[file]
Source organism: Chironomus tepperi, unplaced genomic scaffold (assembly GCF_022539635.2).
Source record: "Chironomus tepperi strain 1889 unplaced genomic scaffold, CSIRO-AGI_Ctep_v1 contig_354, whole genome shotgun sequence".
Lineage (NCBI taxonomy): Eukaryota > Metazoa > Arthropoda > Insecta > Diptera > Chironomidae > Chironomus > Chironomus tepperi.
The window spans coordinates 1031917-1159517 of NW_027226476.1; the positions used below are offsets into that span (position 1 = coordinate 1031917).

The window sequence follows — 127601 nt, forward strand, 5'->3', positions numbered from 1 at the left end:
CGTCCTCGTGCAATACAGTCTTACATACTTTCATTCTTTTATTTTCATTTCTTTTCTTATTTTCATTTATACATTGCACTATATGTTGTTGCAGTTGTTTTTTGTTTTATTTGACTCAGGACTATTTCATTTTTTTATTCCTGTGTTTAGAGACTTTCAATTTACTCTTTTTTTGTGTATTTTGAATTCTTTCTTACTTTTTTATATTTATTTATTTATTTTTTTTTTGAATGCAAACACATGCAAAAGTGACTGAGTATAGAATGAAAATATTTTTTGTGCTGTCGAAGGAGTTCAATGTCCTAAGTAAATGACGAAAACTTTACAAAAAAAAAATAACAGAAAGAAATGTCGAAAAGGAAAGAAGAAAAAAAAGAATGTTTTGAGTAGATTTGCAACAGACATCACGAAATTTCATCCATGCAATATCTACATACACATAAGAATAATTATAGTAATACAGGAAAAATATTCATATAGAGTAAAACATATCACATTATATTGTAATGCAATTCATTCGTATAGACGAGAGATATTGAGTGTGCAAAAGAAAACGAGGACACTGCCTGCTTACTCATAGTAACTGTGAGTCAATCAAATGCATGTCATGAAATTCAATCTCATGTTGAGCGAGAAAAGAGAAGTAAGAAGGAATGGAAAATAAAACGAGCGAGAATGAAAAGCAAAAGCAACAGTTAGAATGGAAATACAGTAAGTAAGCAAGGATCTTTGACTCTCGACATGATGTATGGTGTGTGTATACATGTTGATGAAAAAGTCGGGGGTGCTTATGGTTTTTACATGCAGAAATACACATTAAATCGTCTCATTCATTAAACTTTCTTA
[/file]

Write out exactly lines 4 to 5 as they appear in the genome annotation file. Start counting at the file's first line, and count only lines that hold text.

The window spans coordinates 1031917-1159517 of NW_027226476.1; the positions used below are offsets into that span (position 1 = coordinate 1031917).

The window sequence follows — 127601 nt, forward strand, 5'->3', positions numbered from 1 at the left end: